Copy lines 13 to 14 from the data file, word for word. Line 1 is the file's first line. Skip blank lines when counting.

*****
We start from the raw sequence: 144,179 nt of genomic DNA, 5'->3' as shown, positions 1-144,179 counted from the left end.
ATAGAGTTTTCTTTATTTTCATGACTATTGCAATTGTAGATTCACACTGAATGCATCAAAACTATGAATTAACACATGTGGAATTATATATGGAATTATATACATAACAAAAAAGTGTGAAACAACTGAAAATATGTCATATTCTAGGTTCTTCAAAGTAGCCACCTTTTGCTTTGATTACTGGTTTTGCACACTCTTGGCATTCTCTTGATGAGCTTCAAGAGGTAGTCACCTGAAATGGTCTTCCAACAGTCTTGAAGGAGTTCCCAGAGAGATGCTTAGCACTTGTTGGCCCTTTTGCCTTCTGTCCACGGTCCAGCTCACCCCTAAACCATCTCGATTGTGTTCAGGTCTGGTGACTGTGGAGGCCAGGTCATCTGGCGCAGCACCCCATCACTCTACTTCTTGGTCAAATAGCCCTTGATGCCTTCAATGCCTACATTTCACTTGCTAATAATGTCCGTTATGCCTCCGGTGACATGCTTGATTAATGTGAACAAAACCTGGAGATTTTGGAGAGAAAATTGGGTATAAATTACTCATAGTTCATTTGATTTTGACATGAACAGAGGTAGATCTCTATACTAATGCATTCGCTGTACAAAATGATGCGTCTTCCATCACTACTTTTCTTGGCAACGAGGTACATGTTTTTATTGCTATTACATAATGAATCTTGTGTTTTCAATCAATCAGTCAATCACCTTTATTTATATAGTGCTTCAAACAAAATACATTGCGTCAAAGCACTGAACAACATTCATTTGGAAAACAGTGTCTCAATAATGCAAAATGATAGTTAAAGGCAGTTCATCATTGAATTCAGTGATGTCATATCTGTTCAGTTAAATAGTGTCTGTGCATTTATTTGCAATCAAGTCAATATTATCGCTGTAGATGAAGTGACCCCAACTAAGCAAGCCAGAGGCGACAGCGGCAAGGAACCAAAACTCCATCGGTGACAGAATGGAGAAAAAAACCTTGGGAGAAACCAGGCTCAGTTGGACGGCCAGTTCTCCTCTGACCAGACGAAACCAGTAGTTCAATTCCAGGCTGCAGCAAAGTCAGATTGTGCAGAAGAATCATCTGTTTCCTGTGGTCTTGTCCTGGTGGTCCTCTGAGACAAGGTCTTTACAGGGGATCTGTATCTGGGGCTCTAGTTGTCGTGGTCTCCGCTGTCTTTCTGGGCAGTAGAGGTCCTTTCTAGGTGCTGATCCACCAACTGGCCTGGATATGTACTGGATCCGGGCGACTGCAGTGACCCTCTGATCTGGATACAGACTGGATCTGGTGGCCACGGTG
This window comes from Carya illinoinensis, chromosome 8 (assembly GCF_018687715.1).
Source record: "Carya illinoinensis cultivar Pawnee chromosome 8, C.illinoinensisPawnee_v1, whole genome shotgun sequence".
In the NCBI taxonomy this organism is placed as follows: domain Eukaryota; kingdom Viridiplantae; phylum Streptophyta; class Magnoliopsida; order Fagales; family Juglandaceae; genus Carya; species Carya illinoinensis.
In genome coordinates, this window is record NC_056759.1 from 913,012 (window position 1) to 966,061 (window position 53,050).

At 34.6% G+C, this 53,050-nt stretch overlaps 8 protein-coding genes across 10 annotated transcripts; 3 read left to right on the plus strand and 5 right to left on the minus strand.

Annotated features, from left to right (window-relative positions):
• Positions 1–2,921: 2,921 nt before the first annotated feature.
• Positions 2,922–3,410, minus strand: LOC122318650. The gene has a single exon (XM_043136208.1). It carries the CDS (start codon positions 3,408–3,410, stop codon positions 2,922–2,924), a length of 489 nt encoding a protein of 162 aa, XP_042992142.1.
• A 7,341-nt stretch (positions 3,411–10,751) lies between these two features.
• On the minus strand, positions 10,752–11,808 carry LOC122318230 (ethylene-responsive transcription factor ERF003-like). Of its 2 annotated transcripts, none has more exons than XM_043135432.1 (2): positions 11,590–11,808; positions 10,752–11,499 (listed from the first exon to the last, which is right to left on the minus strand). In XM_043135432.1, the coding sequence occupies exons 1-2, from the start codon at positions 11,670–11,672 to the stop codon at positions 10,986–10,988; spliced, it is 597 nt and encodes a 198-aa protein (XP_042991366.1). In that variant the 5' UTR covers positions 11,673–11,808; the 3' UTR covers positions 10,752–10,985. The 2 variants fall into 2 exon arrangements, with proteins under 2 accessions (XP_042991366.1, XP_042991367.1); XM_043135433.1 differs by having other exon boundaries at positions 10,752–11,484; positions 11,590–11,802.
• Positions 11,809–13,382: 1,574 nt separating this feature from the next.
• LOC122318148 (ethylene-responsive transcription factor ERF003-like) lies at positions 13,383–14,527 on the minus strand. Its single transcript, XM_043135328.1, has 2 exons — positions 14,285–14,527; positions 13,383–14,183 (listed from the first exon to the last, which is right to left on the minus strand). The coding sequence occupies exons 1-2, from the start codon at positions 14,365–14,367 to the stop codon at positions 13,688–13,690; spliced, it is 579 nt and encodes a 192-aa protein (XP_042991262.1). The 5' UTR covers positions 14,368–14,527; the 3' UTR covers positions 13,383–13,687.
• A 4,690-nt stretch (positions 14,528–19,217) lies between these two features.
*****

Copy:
• Positions 11,809–13,382: 1,574 nt separating this feature from the next.
• LOC122318148 (ethylene-responsive transcription factor ERF003-like) lies at positions 13,383–14,527 on the minus strand. Its single transcript, XM_043135328.1, has 2 exons — positions 14,285–14,527; positions 13,383–14,183 (listed from the first exon to the last, which is right to left on the minus strand). The coding sequence occupies exons 1-2, from the start codon at positions 14,365–14,367 to the stop codon at positions 13,688–13,690; spliced, it is 579 nt and encodes a 192-aa protein (XP_042991262.1). The 5' UTR covers positions 14,368–14,527; the 3' UTR covers positions 13,383–13,687.